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DiatomPostDoc: Antarctic Ice, Nutrients and Diatoms in Tromsø

The Southern Ocean is an essential component of Earth´s carbon cycle, absorbing around 40% of the world ocean´s anthropogenic CO2 uptake. Atmospheric and ocean warming is enhancing meltwater discharge from some Antarctic Ice Sheet sectors and causing sea ice decline. These cryospheric changes are likely to amplify over the coming century, with the potential to influence important Southern Ocean marine ecosystems by altering nutrient and light availability. One of the main CO2 sinks of the Southern Ocean is the biological carbon pump, which is dominated by the activity of diatoms. Diatoms are large phytoplankton that produce silica shells and form extensive blooms, contributing to large carbon and silicon exports. Diatom production is limited by both iron and silicic acid in the Southern Ocean, which affect their potential to take up and export carbon to the deep ocean via complex coupling between biogeochemical cycles of carbon, silicon, and iron. Current estimates of the ice-sheet impact on Southern Ocean primary production vary widely. However, most of these models have a limited representation of the marine ecosystem of the Southern Ocean, in particular omitting the effect of iron availability on diatoms growth, life cycle and silicon-to-carbon elemental ratio. It is critical to improve understanding of the response of diatoms to changing cryospheric iron and silicon sources in Antarctica in order to predict the sensitivity of the Southern Ocean carbon cycle to past and future ice sheet change.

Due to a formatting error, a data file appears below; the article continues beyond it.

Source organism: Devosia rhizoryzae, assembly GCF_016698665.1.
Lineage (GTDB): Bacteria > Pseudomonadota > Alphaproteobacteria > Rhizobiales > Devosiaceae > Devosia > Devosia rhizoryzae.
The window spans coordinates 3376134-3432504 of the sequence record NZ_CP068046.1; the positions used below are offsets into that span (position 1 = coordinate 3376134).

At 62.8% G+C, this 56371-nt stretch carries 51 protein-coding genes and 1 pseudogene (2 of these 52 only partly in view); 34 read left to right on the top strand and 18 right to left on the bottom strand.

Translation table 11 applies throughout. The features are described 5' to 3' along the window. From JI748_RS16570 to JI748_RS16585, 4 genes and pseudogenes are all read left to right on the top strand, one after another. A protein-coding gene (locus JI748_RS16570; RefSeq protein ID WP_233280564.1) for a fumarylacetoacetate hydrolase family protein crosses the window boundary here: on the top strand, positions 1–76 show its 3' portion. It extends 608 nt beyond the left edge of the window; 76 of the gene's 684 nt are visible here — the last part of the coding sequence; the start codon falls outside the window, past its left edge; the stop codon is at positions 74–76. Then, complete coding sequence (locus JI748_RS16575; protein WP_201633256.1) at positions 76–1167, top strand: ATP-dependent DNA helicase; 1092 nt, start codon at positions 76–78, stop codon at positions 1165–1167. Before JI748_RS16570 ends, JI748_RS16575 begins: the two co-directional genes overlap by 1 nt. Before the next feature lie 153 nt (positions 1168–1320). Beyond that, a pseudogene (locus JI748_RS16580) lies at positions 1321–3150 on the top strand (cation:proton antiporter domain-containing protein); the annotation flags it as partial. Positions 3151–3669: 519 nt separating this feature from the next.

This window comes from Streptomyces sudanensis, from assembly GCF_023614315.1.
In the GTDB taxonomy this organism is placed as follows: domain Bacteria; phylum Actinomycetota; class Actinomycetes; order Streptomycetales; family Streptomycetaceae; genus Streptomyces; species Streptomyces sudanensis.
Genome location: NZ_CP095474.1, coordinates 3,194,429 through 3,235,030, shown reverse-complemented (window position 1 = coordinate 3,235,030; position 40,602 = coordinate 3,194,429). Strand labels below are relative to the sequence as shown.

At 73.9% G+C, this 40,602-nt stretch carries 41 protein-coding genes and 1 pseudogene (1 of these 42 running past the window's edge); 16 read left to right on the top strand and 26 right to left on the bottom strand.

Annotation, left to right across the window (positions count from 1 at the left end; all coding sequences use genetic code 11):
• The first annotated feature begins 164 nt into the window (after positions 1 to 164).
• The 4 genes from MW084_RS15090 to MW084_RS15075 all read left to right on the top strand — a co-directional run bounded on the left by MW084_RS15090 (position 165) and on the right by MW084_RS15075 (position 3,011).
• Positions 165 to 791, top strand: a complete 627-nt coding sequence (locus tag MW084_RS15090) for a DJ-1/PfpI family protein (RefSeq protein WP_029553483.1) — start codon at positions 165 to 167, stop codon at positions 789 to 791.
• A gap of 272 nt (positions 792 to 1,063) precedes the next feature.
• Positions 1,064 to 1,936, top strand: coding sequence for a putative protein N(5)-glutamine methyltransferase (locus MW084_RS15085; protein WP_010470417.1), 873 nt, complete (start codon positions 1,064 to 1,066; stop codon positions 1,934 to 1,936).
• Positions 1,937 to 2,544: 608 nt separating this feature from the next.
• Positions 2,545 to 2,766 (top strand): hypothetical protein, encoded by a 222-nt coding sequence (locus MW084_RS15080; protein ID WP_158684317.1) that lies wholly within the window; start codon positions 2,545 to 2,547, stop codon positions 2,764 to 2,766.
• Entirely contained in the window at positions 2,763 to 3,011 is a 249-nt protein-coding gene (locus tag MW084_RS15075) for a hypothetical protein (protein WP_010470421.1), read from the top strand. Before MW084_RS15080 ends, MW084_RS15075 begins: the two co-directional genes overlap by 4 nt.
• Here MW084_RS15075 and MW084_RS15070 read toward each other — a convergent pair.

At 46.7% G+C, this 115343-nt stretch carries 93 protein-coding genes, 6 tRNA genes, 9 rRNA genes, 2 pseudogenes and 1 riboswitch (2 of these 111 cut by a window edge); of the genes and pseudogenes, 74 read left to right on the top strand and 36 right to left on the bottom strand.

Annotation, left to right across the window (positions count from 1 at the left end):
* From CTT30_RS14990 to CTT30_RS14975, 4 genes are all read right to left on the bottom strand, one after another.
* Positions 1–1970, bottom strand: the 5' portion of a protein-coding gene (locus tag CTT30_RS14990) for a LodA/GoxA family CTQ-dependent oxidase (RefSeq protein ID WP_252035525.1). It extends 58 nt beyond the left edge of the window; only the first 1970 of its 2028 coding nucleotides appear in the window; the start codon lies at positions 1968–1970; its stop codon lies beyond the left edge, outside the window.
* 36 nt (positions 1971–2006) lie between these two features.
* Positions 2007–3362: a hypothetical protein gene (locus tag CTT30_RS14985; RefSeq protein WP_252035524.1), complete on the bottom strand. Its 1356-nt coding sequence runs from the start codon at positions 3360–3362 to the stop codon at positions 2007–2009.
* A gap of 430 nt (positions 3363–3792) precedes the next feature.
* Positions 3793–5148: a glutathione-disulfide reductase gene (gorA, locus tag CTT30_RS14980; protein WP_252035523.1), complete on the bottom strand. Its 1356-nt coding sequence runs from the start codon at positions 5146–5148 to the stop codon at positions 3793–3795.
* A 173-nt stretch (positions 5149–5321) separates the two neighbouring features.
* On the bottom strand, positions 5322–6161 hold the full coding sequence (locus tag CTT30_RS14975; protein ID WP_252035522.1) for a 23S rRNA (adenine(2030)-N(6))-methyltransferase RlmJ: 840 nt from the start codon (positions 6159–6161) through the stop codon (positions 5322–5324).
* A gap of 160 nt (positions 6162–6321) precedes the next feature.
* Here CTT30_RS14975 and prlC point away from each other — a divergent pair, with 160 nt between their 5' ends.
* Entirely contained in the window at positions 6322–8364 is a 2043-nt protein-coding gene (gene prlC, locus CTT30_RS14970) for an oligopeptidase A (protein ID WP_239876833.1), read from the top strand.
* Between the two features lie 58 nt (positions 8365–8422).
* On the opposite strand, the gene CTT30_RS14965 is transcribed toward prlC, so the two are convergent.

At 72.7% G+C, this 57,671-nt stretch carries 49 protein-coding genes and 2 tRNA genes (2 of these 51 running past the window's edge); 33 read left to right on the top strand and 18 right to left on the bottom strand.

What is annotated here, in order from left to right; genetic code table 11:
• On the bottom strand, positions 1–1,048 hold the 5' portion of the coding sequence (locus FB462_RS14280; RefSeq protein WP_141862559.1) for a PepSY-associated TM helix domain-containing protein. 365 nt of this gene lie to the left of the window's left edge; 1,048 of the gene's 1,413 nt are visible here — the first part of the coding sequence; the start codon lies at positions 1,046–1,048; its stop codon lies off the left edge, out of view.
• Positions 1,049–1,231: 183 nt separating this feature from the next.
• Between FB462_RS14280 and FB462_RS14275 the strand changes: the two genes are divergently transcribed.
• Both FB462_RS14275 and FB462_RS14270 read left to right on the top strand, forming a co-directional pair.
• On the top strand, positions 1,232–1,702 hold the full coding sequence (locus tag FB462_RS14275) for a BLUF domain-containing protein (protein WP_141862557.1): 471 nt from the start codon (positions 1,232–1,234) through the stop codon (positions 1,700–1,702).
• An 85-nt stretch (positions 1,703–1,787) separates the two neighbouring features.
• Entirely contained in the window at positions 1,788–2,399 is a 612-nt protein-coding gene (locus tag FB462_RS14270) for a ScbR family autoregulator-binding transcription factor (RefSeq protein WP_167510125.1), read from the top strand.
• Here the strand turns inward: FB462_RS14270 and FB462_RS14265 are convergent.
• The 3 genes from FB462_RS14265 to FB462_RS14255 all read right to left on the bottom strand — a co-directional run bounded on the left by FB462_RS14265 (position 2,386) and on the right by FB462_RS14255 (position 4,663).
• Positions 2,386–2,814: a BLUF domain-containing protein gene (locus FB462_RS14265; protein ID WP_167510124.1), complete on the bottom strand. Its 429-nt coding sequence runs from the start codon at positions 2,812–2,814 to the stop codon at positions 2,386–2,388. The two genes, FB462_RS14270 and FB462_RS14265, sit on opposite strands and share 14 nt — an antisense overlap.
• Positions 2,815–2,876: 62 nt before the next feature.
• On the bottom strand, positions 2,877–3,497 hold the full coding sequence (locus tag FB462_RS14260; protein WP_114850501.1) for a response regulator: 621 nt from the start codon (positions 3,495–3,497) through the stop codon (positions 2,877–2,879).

The postdoc fellow will employ the state-of-the-art ocean model NEMO coupled with the ocean biogeochemical model PISCES to study the effect of variable ice sheet and sea ice iron and silicon inputs on the marine plankton ecosystem, primary and export production in the Southern Ocean. The project will focus primarily on the impact of ice sheet-sourced nutrient inputs (e.g. subglacial meltwater, ice shelf melt and iceberg discharge) on diatom populations and how they influence their silicon-to-carbon ratio in relation to iron supply. Depending on the interests of the candidate, other aspects of Southern Ocean coupling with ice sheet meltwaters and associated nutrients or ecological trait modelling may be investigated. The postdoctoral fellow will be affiliated with Research Unit 5 within iC3, which aims to assess how the retreat of polar ice sheets will affect Earth’s future climate and marine ecosystems. The postdoctoral fellow is expected to be involved in all aspects of the research, including study design, planning, conducting research, data analyses, and publishing results.